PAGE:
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{{#invoke:Hatnote|hatnote}} {{ safesubst:#invoke:Unsubst||$N=Use American English |date=__DATE__ |$B= }} {{#invoke:Pp-move-indef|main}}{{#invoke:Protection banner|main}} In political and social sciences, communism (from Latin communis – common, universal)<ref></ref><ref>World Book 2008, p. 890.</ref> is a social, political, and economic ideology and movement whose ultimate goal is the establishment of the communist society, which is a socioeconomic order structured upon the common ownership of the means of production and the absence of social classes, money,<ref>Principles of Communism, Frederick Engels, 1847, Section 18. "Finally, when all capital, all production, all exchange have been brought together in the hands of the nation, private property will disappear of its own accord, money will become superfluous, and production will so expand and man so change that society will be able to slough off whatever of its old economic habits may remain."</ref><ref>The ABC of Communism, Nikoli Bukharin, 1920, Section 20</ref> and the state.<ref>The ABC of Communism, Nikoli Bukharin, 1920, Section 21</ref><ref>"Withering Away of the State." In The Encyclopedia of Political Science, edited by George Thomas Kurian. Washington, DC: CQ Press, 2011. http://library.cqpress.com/teps/encyps_1775.1.</ref>

Communism includes a variety of schools of thought, which broadly include Marxism, anarchism (anarchist communism) and the political ideologies grouped around both. All these hold in common the analysis that the current order of society stems from its economic system, capitalism, that in this system, there are two major social classes: the working class – who must work to survive, and who make up a majority of society – and the capitalist class – a minority who derive profit from employing the proletariat, through private ownership of the means of production (the physical and institutional means with which commodities are produced and distributed), and that political, social and economic conflict between these two classes will trigger a fundamental change in the economic system, and by extension a wide-ranging transformation of society. The primary element which will enable this transformation, according to this analysis, is the social ownership of the means of production.


Communism sections
Intro  History  Marxist communism  Non-Marxist communism  Criticism  See also  References  External links  

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{{#invoke:Hatnote|hatnote}} {{ safesubst:#invoke:Unsubst||$N=Use American English |date=__DATE__ |$B= }} {{#invoke:Pp-move-indef|main}}{{#invoke:Protection banner|main}} In political and social sciences, communism (from Latin communis – common, universal)<ref></ref><ref>World Book 2008, p. 890.</ref> is a social, political, and economic ideology and movement whose ultimate goal is the establishment of the communist society, which is a socioeconomic order structured upon the common ownership of the means of production and the absence of social classes, money,<ref>Principles of Communism, Frederick Engels, 1847, Section 18. "Finally, when all capital, all production, all exchange have been brought together in the hands of the nation, private property will disappear of its own accord, money will become superfluous, and production will so expand and man so change that society will be able to slough off whatever of its old economic habits may remain."</ref><ref>The ABC of Communism, Nikoli Bukharin, 1920, Section 20</ref> and the state.<ref>The ABC of Communism, Nikoli Bukharin, 1920, Section 21</ref><ref>"Withering Away of the State." In The Encyclopedia of Political Science, edited by George Thomas Kurian. Washington, DC: CQ Press, 2011. http://library.cqpress.com/teps/encyps_1775.1.</ref>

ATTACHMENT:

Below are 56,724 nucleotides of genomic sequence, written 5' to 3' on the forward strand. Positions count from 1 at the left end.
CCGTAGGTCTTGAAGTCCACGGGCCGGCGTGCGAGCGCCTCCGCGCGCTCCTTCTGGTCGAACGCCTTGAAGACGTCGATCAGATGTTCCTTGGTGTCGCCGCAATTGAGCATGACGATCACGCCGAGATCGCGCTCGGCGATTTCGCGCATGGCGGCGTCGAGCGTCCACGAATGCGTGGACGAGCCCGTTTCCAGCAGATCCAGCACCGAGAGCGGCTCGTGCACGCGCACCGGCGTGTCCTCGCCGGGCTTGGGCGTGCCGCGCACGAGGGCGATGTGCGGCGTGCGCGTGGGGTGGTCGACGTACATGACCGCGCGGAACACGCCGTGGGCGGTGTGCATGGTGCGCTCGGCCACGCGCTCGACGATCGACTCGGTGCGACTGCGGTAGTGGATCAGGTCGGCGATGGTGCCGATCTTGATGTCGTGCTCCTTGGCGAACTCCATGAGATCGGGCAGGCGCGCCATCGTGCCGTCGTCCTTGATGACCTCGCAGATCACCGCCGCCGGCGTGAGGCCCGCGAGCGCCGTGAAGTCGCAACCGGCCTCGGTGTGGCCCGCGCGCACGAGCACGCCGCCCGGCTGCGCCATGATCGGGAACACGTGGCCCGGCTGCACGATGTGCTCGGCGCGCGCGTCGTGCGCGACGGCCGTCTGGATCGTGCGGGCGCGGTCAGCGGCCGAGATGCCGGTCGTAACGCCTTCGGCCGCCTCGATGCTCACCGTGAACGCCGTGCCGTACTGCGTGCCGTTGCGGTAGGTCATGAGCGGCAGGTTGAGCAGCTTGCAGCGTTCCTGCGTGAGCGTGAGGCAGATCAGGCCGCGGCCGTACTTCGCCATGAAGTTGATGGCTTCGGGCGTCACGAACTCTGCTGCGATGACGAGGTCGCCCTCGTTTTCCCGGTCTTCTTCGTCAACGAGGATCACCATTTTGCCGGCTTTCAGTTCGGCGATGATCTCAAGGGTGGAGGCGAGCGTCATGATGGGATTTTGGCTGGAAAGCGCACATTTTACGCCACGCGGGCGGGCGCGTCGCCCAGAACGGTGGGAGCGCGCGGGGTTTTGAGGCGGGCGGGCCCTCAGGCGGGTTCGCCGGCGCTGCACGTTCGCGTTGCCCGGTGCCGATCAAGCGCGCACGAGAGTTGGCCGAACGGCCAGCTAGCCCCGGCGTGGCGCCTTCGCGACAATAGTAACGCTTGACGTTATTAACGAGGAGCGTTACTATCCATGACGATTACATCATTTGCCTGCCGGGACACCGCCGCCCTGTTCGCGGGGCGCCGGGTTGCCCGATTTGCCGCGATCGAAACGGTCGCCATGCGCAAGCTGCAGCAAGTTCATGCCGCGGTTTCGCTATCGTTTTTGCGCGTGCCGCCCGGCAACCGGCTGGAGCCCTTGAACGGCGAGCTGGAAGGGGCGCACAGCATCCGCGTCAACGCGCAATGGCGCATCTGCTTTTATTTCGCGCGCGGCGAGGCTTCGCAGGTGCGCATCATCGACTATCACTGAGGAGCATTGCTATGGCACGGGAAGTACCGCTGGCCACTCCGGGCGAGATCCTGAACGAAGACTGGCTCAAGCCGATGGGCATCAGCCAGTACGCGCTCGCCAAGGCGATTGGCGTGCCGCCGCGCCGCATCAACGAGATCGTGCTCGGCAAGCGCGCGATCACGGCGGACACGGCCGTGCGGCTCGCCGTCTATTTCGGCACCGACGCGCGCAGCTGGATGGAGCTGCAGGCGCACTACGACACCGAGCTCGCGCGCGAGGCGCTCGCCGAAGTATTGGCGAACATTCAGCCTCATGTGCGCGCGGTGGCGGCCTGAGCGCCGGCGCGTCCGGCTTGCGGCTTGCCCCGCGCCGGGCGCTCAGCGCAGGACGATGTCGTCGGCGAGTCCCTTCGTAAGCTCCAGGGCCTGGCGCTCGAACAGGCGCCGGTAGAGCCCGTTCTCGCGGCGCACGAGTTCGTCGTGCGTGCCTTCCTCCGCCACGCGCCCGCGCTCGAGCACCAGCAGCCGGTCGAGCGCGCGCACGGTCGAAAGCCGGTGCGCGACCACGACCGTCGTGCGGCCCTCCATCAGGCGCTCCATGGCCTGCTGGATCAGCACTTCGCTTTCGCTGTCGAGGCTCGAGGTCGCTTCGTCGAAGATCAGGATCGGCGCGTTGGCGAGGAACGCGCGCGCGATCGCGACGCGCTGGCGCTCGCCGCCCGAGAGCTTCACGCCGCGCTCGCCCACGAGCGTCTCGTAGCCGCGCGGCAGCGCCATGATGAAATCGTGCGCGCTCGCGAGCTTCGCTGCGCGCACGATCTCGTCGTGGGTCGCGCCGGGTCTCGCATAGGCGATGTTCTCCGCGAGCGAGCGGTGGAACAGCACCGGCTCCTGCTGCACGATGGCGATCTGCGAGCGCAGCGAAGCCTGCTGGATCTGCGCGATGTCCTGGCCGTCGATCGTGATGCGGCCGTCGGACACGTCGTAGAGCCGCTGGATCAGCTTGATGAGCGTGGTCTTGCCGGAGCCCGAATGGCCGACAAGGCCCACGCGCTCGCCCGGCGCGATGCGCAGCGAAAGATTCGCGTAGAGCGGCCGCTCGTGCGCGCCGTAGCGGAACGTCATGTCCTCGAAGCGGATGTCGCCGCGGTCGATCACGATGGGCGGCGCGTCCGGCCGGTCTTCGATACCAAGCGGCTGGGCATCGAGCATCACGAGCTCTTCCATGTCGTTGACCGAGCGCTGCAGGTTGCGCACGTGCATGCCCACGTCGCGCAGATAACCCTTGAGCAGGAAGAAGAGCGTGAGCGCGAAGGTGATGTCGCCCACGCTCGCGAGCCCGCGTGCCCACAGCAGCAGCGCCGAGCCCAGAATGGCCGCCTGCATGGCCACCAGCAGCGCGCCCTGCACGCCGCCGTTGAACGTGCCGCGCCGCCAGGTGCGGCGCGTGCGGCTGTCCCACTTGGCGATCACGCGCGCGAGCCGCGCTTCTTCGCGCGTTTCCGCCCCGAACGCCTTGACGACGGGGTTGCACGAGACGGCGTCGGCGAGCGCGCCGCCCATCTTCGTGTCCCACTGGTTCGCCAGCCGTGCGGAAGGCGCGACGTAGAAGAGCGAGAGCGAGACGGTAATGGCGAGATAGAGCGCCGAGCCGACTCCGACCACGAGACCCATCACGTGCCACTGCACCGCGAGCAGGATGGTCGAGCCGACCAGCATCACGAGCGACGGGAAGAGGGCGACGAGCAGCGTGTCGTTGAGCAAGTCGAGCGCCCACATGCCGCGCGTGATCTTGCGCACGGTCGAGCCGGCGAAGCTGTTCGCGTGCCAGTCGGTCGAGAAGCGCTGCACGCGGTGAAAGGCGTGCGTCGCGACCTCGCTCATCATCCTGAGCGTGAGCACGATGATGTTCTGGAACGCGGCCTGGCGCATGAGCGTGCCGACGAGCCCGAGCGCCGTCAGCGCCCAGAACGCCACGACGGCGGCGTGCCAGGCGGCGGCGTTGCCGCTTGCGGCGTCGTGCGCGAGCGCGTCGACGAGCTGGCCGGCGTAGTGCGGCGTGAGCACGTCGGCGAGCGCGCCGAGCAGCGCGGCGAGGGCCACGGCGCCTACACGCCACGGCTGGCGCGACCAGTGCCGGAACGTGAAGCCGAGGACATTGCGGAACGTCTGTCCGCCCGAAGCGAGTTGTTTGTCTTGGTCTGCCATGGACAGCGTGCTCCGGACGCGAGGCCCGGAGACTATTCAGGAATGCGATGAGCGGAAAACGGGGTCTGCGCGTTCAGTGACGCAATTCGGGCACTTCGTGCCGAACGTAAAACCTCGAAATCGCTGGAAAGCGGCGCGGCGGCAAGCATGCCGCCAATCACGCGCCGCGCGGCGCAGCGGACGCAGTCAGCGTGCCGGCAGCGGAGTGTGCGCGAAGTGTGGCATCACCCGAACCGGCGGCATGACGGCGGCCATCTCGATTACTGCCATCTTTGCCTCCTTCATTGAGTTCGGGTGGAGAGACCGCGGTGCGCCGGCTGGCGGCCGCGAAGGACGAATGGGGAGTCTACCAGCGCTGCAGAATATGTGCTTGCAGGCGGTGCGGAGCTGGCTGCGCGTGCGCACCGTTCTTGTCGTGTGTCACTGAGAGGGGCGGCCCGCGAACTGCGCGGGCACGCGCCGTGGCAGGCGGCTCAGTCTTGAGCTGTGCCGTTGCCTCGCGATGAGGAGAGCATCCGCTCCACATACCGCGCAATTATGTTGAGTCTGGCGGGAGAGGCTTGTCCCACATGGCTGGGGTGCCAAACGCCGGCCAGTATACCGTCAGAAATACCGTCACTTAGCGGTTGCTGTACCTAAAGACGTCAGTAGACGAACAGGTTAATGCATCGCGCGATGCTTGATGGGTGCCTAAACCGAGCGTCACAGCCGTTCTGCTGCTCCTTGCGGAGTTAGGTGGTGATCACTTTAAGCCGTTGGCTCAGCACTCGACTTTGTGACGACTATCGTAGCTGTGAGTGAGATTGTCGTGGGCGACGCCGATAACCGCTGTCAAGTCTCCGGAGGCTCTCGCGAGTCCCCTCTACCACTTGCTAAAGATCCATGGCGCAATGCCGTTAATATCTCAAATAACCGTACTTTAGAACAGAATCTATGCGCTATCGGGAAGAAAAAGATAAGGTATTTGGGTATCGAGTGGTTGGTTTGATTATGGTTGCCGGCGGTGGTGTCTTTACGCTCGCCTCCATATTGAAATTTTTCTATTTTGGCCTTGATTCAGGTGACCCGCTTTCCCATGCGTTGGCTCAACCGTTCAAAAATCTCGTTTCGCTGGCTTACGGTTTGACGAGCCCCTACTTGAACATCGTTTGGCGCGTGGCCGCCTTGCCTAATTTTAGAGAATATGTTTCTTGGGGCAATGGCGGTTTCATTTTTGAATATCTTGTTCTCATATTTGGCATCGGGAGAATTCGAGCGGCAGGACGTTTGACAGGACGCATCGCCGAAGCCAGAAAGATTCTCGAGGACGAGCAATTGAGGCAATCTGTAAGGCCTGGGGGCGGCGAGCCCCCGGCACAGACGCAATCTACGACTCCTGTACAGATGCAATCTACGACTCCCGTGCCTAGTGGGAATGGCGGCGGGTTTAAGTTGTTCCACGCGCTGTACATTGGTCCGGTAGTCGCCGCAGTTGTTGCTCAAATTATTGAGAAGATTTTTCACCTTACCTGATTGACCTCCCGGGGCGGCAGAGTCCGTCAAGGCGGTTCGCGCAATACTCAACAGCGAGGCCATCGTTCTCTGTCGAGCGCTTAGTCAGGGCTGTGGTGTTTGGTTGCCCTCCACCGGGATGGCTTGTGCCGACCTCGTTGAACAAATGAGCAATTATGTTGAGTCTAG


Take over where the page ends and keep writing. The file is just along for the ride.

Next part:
Communism includes a variety of schools of thought, which broadly include Marxism, anarchism (anarchist communism) and the political ideologies grouped around both. All these hold in common the analysis that the current order of society stems from its economic system, capitalism, that in this system, there are two major social classes: the working class – who must work to survive, and who make up a majority of society – and the capitalist class – a minority who derive profit from employing the proletariat, through private ownership of the means of production (the physical and institutional means with which commodities are produced and distributed), and that political, social and economic conflict between these two classes will trigger a fundamental change in the economic system, and by extension a wide-ranging transformation of society. The primary element which will enable this transformation, according to this analysis, is the social ownership of the means of production.


Communism sections
Intro  History  Marxist communism  Non-Marxist communism  Criticism  See also  References  External links  

PREVIOUS: IntroNEXT: History
<<>>